New $8 Billion Israel-Europe Gas Pipeline to Challenge Russia, Arab Suppliers

A worker walks in front of pipes which lie stacked at the Nord Stream 2 facility at Mukran on Ruegen Islandon October 19, 2017 in Sassnitz, Germany. Nord Stream is laying a second pair of offshore pipelines in the Baltic Sea between Vyborg in Russia and Greifswald in Germany for …
Carsten Koall/Getty
SIMON KENT

A new underwater pipeline connecting Israel’s natural gas reserves to Greece, Italy, and Cyprus will eventually give all of Europe a new source of energy to challenge traditional suppliers in Russia and the Middle East.

The monumental project will be the longest and deepest underwater gas pipeline in the world. It will be built on the back of support from Europe with private investors contributing $100 million in a feasibility study for its construction, according to Israeli TV news channel Hadashot.

As part of the agreement, Israel and Cyprus will be granted preference over other countries in exporting gas to the European market, according to the report. The EastMed Pipeline Project is to start about 170 kilometers (105 miles) off Cyprus’s southern coast and stretch for 2,200 kilometers (1,350 miles) to reach Otranto, Italy, via Crete and the Greek mainland.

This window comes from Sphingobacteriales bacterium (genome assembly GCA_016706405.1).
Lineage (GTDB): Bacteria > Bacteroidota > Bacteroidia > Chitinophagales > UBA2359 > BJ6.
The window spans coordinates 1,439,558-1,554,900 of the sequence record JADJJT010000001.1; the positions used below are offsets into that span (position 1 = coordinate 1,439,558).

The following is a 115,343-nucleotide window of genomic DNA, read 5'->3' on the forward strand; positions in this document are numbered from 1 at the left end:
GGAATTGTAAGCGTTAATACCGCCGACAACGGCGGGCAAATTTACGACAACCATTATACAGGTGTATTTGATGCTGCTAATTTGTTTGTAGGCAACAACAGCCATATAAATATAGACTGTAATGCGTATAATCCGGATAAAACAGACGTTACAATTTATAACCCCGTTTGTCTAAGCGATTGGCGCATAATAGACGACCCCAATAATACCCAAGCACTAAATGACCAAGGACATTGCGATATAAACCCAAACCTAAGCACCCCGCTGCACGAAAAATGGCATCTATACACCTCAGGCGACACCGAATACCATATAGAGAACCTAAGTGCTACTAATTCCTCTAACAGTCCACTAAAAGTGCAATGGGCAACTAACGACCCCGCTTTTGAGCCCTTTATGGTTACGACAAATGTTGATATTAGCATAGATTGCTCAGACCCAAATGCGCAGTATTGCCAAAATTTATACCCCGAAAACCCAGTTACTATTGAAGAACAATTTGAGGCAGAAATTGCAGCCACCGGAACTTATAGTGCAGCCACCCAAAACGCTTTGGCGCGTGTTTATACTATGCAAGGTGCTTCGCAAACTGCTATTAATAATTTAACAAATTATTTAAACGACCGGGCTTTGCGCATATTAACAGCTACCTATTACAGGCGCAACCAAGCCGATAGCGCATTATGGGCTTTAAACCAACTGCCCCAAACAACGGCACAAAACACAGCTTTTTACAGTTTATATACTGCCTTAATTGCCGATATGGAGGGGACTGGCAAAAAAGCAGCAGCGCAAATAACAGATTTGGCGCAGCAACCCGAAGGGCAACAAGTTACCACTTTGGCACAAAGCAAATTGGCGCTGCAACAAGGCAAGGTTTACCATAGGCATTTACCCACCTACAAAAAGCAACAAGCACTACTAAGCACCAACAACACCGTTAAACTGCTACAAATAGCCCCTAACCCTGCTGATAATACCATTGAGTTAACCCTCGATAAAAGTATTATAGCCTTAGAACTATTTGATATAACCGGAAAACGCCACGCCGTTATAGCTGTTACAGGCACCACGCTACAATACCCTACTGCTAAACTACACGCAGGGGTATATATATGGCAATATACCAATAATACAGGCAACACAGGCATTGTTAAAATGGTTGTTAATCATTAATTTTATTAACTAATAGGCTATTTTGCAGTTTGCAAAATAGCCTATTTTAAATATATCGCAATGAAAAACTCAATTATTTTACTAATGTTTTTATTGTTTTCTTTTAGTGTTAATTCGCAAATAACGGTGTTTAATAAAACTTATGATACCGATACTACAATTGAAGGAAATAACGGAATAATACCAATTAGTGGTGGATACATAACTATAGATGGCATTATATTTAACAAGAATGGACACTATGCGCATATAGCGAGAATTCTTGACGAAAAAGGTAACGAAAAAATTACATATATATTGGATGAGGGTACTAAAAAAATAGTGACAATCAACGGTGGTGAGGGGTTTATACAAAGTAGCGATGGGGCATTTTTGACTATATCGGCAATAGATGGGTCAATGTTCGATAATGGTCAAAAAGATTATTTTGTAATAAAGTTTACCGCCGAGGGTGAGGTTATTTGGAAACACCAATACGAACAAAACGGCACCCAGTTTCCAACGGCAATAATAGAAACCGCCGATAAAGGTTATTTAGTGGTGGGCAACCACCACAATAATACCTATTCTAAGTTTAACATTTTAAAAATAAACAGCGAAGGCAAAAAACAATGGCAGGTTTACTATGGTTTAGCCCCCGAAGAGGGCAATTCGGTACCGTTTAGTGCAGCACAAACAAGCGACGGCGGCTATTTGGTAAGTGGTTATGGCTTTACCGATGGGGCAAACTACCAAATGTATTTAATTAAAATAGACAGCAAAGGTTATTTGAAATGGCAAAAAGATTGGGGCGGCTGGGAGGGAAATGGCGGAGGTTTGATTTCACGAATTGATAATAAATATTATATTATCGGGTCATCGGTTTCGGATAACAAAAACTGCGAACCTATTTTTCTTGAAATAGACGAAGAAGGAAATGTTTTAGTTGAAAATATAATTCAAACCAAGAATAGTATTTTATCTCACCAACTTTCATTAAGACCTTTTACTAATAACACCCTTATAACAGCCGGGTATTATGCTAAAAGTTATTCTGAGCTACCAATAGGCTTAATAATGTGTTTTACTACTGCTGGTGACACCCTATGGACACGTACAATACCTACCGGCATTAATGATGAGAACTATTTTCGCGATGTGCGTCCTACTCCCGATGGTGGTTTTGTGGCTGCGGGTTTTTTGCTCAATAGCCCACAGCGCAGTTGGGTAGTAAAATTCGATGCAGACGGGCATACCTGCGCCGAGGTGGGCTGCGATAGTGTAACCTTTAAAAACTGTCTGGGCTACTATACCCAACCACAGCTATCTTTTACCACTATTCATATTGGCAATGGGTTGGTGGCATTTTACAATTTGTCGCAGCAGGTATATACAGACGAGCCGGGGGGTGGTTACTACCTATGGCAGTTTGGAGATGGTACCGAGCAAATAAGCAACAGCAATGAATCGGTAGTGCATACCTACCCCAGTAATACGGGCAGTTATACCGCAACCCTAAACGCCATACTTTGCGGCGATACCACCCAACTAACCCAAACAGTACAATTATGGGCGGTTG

Israel Energy Minister Yuval Steinitz commented on the deal to Hadashot, saying that it could temper Arab influence in Europe.

“For decades, we have complained about the Arab influence in Europe due to oil and gas. The export of gas to Europe will moderate this influence to a certain extent and be a counterweight to Arab power,” he said.

In February, Egypt, the only Arab state apart from Jordan to have a peace deal with Israel, inked an agreement to import gas from the Jewish state’s Tamar and Leviathan reservoirs.

Egypt used to supply Israel with gas but that pipeline was sabotaged repeatedly by Islamist militants in the turbulent northern part of the Sinai Peninsula.

Egypt was the first Arab country to make peace with Israel, in 1979, but past economic agreements have been controversial in the Arab world’s most populous country, where popular support for Palestinians runs high.

Follow Simon Kent on Twitter: or e-mail to: skent@breitbart.com

 

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